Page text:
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The European Council for Plasticisers and Intermediates (ECPI) commissioned PE International to conduct an LCA study with the goal to setup a PlasticsEurope Eco-profile and Environmental Product Declaration (EPD) of the plasticiser Di-isononyl phthalate (DINP). A critical review of the study was performed by Denkstatt GmbH.
Brussels, 18 February - Effective 20 December 2013, the California Office of Environmental Health Hazard Assessment (Cal. OEHHA) added DINP to the list of chemicals known to the State of California to cause cancer.
Contrary to the listing in the US, the official EU Risk assessment, where the full toxicological data have been evaluated, concluded that the data do not warrant a cancer classification as the results identified in the rodent (rats and mice) studies with DINP are not relevant to humans.
Brussels 16, February - Denmark has recently communicated to the European Chemicals Agency (ECHA) its intention to submit a dossier for the harmonised classification and labelling (CLH) of di-isononyl phthalate (DINP) as toxic to reproduction - Category 1B (Development) and Category 2 (Fertility). This is a classification proposal under the CLP (Classification, Labelling and Packaging) regulation and the dossier has to be submitted before a public consultation and review process can start. However, regardless the issue mentioned above, DINP can continue to be safely used in all current applications, as was confirmed by the re-evaluation conducted by ECHA, the European Commission and Member States in January 2014 (“no further risks identified”).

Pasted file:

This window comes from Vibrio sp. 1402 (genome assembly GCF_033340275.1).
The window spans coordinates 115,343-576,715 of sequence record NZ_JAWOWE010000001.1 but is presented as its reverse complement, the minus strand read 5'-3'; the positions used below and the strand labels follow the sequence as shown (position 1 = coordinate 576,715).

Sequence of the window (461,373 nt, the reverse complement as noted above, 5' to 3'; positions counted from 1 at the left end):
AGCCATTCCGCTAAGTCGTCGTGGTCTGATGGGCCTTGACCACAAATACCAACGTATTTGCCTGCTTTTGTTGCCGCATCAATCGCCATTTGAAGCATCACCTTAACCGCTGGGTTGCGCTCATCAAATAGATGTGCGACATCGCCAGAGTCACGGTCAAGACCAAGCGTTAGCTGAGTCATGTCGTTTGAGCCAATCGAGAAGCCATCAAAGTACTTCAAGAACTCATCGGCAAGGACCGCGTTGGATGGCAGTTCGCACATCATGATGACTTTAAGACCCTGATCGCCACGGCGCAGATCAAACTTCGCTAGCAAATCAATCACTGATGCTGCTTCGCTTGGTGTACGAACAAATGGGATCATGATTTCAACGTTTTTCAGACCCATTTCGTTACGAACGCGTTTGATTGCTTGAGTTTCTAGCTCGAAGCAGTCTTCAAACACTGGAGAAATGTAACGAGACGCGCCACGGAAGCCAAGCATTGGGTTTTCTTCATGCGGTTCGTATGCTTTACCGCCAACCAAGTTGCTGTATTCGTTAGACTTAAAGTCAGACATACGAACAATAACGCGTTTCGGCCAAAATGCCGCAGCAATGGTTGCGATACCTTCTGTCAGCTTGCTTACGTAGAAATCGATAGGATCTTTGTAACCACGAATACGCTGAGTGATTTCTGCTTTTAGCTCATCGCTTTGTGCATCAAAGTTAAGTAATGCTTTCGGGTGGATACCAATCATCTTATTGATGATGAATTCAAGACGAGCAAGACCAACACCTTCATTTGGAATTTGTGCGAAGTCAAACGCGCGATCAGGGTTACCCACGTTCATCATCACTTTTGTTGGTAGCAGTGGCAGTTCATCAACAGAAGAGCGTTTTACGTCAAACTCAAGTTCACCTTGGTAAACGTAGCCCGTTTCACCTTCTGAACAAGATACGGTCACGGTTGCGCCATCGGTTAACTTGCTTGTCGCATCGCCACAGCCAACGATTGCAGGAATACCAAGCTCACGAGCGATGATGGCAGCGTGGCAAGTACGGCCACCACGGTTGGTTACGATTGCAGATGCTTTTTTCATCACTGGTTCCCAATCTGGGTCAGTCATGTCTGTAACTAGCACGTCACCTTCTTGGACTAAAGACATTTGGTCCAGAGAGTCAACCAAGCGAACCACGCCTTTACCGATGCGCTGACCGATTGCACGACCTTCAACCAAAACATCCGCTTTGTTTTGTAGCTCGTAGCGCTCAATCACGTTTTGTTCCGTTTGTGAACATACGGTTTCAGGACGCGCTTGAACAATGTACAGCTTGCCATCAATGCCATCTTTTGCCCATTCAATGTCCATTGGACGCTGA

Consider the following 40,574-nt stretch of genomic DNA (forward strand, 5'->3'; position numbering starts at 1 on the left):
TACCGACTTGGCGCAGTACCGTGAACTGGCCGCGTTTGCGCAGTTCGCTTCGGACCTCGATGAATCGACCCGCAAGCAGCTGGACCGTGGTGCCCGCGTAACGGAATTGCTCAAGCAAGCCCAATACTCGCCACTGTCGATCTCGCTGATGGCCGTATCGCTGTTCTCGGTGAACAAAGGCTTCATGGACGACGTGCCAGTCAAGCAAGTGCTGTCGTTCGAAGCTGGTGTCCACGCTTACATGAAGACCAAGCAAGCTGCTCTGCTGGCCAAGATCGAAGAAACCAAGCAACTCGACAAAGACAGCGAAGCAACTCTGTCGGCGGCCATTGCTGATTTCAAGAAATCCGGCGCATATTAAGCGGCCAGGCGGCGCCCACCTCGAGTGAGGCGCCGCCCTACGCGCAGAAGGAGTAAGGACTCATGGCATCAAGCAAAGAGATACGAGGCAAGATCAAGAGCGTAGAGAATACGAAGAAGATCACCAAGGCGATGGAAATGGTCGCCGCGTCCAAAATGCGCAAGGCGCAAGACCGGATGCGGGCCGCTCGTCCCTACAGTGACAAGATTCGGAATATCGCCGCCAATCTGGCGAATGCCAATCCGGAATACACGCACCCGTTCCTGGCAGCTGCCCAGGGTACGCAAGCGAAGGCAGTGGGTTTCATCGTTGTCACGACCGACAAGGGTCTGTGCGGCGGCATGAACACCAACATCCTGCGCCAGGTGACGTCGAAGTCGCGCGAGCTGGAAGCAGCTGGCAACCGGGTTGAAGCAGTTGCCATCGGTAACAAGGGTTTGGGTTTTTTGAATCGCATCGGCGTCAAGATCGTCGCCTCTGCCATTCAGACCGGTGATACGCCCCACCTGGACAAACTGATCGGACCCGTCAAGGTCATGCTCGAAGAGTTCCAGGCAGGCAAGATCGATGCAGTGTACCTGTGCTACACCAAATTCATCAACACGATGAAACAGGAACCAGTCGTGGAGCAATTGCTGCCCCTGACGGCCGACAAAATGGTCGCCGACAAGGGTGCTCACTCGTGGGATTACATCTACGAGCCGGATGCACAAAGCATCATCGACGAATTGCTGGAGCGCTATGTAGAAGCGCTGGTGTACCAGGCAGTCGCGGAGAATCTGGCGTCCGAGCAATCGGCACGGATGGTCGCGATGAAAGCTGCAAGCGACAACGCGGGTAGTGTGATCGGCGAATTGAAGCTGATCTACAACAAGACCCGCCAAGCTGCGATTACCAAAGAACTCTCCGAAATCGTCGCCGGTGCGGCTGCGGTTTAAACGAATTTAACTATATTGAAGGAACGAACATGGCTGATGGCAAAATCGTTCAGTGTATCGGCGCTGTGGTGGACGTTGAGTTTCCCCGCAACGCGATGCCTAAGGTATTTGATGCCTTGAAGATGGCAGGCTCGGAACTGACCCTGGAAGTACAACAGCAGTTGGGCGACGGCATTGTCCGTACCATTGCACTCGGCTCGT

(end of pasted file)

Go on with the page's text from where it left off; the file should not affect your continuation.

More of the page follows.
There is an increasing number of publications describing associations of clinical symptoms like reduced sperm counts, asthma, obesity and diabetes type II and phthalate exposure.
ECPI has initiated a project that intends to investigate whether the studies published do meet the basic quality requirements as outlined in the STROBE criteria for epidemiological studies.
It is with deep concern that ECPI notes the ECHA Member State Committee has concluded that DEHP is an endocrine disruptor of equivalent level of concern for its environmental properties. The science on DEHP does not support such a conclusion as the weight of evidence shows that DEHP does not cause adverse endocrine effects in fish and other aquatic organisms. This was also the reason for non-classification for environmental hazards in the conclusion of the EU DEHP RAR (Risk Assessment Report) which at the time had been agreed by all member states. In addition, lack of reproductive effects in primates and species differences for rat, mouse and humans is not in agreement with a concern for mammals in the environment. Moreover, DEHP does not bio accumulate and therefore DEHP cannot pose a hazard to higher mammals in the environment. ECPI does not agree with the Member State Committee that the WHO/IPCS definition of adverse effects consequent to an endocrine mode of action, for the environment, has been met and demonstrated in the dossiers submitted. “We can only conclude that the decision has been political rather than science based” stated Dr. Stephane Content of ECPI.